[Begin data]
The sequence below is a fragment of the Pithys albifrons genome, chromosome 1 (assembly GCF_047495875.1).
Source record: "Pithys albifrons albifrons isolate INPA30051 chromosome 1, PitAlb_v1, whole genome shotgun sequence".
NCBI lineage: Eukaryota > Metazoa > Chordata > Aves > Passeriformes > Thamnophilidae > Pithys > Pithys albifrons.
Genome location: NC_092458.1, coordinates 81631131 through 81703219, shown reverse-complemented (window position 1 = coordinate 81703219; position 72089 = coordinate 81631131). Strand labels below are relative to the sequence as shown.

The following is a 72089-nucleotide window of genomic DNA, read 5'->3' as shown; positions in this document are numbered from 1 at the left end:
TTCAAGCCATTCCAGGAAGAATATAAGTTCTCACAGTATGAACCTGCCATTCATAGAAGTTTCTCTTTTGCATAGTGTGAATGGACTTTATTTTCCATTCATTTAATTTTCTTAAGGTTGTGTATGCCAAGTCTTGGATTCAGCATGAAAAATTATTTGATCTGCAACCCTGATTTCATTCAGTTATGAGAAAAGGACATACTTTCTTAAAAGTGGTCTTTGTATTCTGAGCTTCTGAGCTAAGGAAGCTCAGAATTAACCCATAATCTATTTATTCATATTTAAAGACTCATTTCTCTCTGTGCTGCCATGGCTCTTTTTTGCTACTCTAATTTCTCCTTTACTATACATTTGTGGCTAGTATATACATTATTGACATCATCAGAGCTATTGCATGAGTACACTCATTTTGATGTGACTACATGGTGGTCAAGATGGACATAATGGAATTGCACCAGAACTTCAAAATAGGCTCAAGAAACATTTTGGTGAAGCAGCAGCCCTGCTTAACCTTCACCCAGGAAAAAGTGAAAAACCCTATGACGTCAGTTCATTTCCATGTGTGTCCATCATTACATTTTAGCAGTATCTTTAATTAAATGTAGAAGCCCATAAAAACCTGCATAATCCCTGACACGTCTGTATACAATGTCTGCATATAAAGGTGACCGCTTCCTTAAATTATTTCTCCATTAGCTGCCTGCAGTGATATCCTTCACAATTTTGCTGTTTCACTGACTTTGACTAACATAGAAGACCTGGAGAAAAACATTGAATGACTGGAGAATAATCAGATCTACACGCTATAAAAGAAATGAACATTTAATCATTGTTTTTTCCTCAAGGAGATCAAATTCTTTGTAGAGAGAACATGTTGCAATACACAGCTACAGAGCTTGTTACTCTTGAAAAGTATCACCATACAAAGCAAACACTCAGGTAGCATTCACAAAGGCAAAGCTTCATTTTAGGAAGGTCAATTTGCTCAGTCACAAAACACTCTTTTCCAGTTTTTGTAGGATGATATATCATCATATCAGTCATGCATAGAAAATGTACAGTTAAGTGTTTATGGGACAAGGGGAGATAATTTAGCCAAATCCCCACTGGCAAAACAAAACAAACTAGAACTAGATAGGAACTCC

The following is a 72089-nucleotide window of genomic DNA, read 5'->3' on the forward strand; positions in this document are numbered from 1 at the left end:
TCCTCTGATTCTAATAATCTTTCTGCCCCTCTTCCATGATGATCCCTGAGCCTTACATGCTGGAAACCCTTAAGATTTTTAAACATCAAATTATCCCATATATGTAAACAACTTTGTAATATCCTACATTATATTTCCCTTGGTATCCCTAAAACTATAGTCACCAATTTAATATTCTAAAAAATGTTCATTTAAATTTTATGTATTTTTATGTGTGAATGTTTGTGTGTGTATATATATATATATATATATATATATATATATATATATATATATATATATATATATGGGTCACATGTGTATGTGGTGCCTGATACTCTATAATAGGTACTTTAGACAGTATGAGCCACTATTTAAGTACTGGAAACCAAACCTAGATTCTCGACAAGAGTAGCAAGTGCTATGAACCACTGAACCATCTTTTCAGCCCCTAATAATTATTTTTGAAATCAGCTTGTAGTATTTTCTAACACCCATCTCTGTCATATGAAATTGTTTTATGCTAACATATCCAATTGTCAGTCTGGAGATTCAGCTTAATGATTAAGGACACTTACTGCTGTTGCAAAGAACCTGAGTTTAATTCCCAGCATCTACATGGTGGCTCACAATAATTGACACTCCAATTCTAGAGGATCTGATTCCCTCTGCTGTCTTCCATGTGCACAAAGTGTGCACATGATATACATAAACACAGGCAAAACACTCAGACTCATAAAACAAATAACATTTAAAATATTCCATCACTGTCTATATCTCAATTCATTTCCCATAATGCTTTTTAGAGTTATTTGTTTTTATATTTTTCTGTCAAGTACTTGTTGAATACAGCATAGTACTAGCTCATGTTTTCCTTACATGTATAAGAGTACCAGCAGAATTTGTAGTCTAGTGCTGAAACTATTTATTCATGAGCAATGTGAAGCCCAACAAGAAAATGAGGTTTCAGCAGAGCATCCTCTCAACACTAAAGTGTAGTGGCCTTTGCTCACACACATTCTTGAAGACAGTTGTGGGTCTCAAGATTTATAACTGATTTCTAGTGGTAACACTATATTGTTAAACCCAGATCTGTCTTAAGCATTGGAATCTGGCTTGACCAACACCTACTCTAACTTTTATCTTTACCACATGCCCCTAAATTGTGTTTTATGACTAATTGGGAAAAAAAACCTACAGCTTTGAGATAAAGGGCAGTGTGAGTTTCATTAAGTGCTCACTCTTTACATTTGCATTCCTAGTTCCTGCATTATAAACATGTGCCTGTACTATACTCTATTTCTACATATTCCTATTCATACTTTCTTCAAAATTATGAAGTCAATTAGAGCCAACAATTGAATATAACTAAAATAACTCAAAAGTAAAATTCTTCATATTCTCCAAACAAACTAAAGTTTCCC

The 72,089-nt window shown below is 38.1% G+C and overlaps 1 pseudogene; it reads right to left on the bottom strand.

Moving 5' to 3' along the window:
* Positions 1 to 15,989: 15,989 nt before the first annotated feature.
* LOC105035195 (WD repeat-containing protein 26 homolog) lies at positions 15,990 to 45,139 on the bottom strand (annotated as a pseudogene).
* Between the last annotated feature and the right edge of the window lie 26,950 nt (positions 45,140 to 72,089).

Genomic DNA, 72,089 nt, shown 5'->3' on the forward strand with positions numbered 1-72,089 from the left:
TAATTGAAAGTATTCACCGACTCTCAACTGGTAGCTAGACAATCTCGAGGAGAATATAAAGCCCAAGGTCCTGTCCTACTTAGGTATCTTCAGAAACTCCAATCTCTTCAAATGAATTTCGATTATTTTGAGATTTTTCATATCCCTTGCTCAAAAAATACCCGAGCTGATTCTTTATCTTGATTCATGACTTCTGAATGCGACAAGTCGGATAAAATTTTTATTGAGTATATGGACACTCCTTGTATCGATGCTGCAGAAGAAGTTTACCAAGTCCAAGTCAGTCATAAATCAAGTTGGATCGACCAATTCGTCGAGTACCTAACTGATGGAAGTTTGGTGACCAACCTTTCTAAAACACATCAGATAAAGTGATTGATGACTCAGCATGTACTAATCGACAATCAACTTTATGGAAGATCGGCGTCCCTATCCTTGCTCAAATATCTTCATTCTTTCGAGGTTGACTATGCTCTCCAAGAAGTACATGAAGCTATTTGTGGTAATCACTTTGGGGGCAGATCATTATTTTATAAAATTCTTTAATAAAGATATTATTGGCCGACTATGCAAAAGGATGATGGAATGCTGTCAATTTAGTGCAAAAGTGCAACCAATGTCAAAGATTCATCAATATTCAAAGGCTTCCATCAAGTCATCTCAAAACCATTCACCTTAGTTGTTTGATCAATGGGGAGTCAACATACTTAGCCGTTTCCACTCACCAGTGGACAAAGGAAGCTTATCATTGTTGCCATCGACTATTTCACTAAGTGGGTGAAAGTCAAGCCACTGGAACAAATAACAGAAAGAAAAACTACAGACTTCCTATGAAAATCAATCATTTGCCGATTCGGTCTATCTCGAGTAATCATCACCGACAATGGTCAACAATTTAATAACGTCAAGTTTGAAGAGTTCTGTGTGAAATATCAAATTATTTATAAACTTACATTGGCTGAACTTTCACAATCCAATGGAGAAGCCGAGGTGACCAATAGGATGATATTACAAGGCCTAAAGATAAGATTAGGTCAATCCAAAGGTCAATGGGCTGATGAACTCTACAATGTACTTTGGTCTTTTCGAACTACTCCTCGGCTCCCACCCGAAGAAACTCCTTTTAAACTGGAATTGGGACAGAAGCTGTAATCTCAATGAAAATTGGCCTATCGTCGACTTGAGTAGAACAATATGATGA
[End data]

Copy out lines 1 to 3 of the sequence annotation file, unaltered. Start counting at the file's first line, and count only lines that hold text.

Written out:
The sequence below is a fragment of the Pithys albifrons genome, chromosome 1 (assembly GCF_047495875.1).
Source record: "Pithys albifrons albifrons isolate INPA30051 chromosome 1, PitAlb_v1, whole genome shotgun sequence".
NCBI lineage: Eukaryota > Metazoa > Chordata > Aves > Passeriformes > Thamnophilidae > Pithys > Pithys albifrons.